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For the cable channel that formerly served as the national feed of this TV station from December 1976 until September 2007, see TBS (United States).

Contents

1967–1969 1969–1970 1970–1976 1976–1979 1979–1981 1981–1985
1967–1969 1969–1970 1970–1976 1976–1979 1979–1981 1981–1985
1985–1987 1987–1990 1990–1994 1994–1996 1996–2003 2007–present
1985–1987 1987–1990 1990–1994 1994–1996 1996–2003 2007–present

WJRJ-TV

1967–1969

WJRJ-TV 67.svg

What is now WPCH-TV went on the air on September 1, 1967, bearing the callsign WJRJ-TV—named for Jack Rice, Jr., the son of the founding owner.

1969–1970

17wjrjtv1969.jpg

WTCG

1970–1976

WTCG 70.svg

In January 1970, an Atlanta-based group owned by entrepreneur Robert E. "Ted" Turner III, purchashed WJRJ-TV and changed its callsign to WTCG, which reportedly stood for "Watch This Channel Grow" (though the "TCG" officially stood for Turner Communications Group). During this time, many cable systems in middle and southern Georgia and surrounding states—namely Alabama, Tennessee and South Carolina—began receiving the WTCG signal via microwave relay, enabling the station to reach far beyond the Atlanta television market.

1976–1979

WTCG 1976-REMASTER.svg

At 1:00 p.m. Eastern Time on December 17, 1976, WTCG became America's first "superstation"—independent stations distributed to cable providers throughout their respective regions, or the entire country—when its signal was beamed via Satcom 1 to four cable television providers in the Midwestern and Southeastern United States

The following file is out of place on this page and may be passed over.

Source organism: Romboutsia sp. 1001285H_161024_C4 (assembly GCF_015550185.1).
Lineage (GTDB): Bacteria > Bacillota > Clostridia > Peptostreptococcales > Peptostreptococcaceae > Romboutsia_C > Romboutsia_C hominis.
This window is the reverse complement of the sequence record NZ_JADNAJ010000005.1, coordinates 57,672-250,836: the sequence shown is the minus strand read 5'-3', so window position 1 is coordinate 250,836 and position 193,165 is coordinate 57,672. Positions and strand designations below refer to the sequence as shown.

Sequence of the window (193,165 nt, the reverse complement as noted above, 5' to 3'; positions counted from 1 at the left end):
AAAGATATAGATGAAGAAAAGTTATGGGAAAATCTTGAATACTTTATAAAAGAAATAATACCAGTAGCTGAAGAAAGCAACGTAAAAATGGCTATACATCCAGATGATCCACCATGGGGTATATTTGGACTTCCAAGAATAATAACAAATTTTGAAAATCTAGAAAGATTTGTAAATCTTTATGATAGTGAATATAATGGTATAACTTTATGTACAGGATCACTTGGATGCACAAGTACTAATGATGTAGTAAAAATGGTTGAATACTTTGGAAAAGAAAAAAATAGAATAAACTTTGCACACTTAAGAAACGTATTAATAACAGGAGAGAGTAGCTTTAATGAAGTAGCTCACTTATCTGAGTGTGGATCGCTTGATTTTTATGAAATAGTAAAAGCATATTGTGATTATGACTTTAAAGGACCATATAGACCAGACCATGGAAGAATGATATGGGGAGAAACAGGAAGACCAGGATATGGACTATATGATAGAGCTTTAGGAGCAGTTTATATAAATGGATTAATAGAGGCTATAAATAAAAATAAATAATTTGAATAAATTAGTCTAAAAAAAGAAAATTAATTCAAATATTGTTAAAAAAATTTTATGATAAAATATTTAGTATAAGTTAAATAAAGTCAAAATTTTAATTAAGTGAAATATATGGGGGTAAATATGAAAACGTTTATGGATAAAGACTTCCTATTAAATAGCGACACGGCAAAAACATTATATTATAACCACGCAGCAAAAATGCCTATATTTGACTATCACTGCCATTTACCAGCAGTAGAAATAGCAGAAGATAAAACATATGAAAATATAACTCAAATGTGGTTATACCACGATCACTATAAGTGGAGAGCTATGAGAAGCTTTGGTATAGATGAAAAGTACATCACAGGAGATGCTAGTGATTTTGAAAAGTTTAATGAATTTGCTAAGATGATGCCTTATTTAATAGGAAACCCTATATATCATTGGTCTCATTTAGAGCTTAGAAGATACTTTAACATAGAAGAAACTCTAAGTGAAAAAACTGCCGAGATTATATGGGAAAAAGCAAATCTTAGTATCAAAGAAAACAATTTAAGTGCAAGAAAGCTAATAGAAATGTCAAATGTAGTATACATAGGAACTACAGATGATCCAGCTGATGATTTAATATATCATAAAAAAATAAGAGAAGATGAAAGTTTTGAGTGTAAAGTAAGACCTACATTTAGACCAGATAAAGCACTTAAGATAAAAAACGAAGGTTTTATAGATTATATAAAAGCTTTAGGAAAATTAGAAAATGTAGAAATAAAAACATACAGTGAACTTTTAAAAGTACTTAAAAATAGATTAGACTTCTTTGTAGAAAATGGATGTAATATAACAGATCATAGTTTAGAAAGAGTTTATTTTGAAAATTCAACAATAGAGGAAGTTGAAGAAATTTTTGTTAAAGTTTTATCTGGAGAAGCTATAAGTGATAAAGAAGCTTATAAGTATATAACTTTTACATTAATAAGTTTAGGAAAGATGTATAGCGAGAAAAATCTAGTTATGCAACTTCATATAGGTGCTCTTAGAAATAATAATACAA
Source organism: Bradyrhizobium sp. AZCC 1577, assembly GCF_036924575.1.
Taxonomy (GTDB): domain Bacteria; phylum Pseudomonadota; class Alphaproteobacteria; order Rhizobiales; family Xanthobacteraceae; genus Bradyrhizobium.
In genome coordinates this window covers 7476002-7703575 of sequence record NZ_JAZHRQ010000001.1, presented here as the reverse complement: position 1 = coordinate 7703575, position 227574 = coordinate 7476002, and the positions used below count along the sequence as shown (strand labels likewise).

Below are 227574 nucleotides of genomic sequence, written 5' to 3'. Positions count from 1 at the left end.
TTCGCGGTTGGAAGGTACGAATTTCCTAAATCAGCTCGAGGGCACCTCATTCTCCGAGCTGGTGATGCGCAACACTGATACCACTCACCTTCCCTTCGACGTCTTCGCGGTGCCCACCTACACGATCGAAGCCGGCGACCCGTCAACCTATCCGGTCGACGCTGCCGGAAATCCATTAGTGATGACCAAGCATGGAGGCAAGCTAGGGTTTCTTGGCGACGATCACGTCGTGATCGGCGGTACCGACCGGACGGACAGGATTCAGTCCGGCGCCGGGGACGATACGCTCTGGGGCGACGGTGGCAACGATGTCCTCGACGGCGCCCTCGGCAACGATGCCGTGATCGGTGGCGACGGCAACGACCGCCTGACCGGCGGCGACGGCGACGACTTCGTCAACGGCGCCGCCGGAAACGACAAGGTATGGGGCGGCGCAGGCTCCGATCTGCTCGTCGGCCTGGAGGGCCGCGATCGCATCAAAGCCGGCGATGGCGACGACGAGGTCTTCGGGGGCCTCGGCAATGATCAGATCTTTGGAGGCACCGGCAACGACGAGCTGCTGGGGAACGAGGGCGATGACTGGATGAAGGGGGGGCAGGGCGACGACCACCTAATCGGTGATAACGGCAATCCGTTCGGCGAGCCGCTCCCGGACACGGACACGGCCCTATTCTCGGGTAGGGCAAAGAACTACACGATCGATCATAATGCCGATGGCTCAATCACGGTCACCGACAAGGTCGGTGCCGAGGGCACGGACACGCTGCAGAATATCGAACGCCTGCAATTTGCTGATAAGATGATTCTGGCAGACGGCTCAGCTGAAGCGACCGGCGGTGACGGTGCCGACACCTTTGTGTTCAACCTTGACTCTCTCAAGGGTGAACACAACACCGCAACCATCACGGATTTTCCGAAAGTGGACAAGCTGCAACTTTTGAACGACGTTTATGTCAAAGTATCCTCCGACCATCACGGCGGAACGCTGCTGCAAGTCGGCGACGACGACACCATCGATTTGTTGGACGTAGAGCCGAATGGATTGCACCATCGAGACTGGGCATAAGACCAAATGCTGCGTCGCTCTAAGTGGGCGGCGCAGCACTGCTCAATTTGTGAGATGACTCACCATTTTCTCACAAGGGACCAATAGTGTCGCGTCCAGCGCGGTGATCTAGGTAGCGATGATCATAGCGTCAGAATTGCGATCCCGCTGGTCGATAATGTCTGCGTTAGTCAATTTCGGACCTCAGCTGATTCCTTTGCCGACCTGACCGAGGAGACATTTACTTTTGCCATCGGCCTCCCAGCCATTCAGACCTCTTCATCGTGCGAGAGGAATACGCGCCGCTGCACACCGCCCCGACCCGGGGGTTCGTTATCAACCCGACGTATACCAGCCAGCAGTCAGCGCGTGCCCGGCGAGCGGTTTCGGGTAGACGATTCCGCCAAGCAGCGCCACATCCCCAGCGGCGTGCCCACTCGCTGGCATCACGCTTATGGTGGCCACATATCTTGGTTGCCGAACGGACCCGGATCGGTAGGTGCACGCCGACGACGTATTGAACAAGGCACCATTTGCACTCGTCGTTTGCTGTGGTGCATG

WTBS

1979–1981

WTBS 79.svg

In May 1979, Turner reached an agreement to acquire the WTBS call letters used by the Cambridge, Massachusetts-based educational FM radio station owned by the Massachusetts Institute of Technology (MIT), with the intent of reassigning the callsign to Turner's Atlanta television station. The request was made in conjunction with a $25,000 donation by Turner to a group associated with MIT to fund a new transmitter for the radio station (now known as WMBR), which would include an additional $25,000 pledge to the group if Turner Communications became successful in obtaining the WTBS calls from the FCC. Channel 17 changed its call letters to WTBS— for the Turner Broadcasting System, which its parent company had been renamed in accordance with the callsign change—on August 27, 1979; the station concurrently began branding as "SuperStation WTBS" on a limited basis.

1981–1985

TBS '80s.png

1985–1987

WTBS 85.svg

1987–1990

WTBS 87.svg

1990–1994

WTBS 90.svg

1994–1996

WTBS 94.svg

1996–2003

WTBS 1997.svg

Starting in 2003, WTBS would start using the national TBS Superstation logos until its rebrand and callsign change in 2007; see the TBS page for those logos.

WPCH-TV

2007–present

Peachtree TV 2007.svg

TBS's hybrid status as both a cable channel and an independent local station ended on October 1, 2007, when Channel 17 in Atlanta departed from the TBS schedule and became an independent station. Its call letters changed from WTBS to the current WPCH-TV and it would now be branded as Peachtree TV.

See also

  • TBS – an American cable channel, that was formerly the national superstation feed of WPCH-TV as WTBS-TV until 2007.


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